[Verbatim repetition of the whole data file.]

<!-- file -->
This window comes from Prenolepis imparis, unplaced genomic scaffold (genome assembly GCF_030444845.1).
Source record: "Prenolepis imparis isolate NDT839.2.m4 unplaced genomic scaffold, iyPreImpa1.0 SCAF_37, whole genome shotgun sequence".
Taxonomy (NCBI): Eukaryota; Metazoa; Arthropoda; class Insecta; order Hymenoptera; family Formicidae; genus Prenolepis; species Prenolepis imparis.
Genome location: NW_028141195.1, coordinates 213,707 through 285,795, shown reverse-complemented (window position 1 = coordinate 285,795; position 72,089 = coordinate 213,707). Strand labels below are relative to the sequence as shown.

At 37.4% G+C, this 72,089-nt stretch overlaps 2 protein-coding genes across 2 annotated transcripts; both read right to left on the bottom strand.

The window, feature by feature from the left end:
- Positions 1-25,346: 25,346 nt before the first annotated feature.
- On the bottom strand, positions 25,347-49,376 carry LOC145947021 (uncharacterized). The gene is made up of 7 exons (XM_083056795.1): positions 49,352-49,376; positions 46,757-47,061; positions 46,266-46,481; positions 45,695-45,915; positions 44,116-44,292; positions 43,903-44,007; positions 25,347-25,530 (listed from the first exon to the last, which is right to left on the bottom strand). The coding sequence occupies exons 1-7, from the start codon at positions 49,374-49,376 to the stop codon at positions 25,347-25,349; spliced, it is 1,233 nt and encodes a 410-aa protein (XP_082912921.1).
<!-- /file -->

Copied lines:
This window comes from Prenolepis imparis, unplaced genomic scaffold (genome assembly GCF_030444845.1).
Source record: "Prenolepis imparis isolate NDT839.2.m4 unplaced genomic scaffold, iyPreImpa1.0 SCAF_37, whole genome shotgun sequence".
Taxonomy (NCBI): Eukaryota; Metazoa; Arthropoda; class Insecta; order Hymenoptera; family Formicidae; genus Prenolepis; species Prenolepis imparis.
Genome location: NW_028141195.1, coordinates 213,707 through 285,795, shown reverse-complemented (window position 1 = coordinate 285,795; position 72,089 = coordinate 213,707). Strand labels below are relative to the sequence as shown.

At 37.4% G+C, this 72,089-nt stretch overlaps 2 protein-coding genes across 2 annotated transcripts; both read right to left on the bottom strand.

The window, feature by feature from the left end:
- Positions 1-25,346: 25,346 nt before the first annotated feature.
- On the bottom strand, positions 25,347-49,376 carry LOC145947021 (uncharacterized). The gene is made up of 7 exons (XM_083056795.1): positions 49,352-49,376; positions 46,757-47,061; positions 46,266-46,481; positions 45,695-45,915; positions 44,116-44,292; positions 43,903-44,007; positions 25,347-25,530 (listed from the first exon to the last, which is right to left on the bottom strand). The coding sequence occupies exons 1-7, from the start codon at positions 49,374-49,376 to the stop codon at positions 25,347-25,349; spliced, it is 1,233 nt and encodes a 410-aa protein (XP_082912921.1).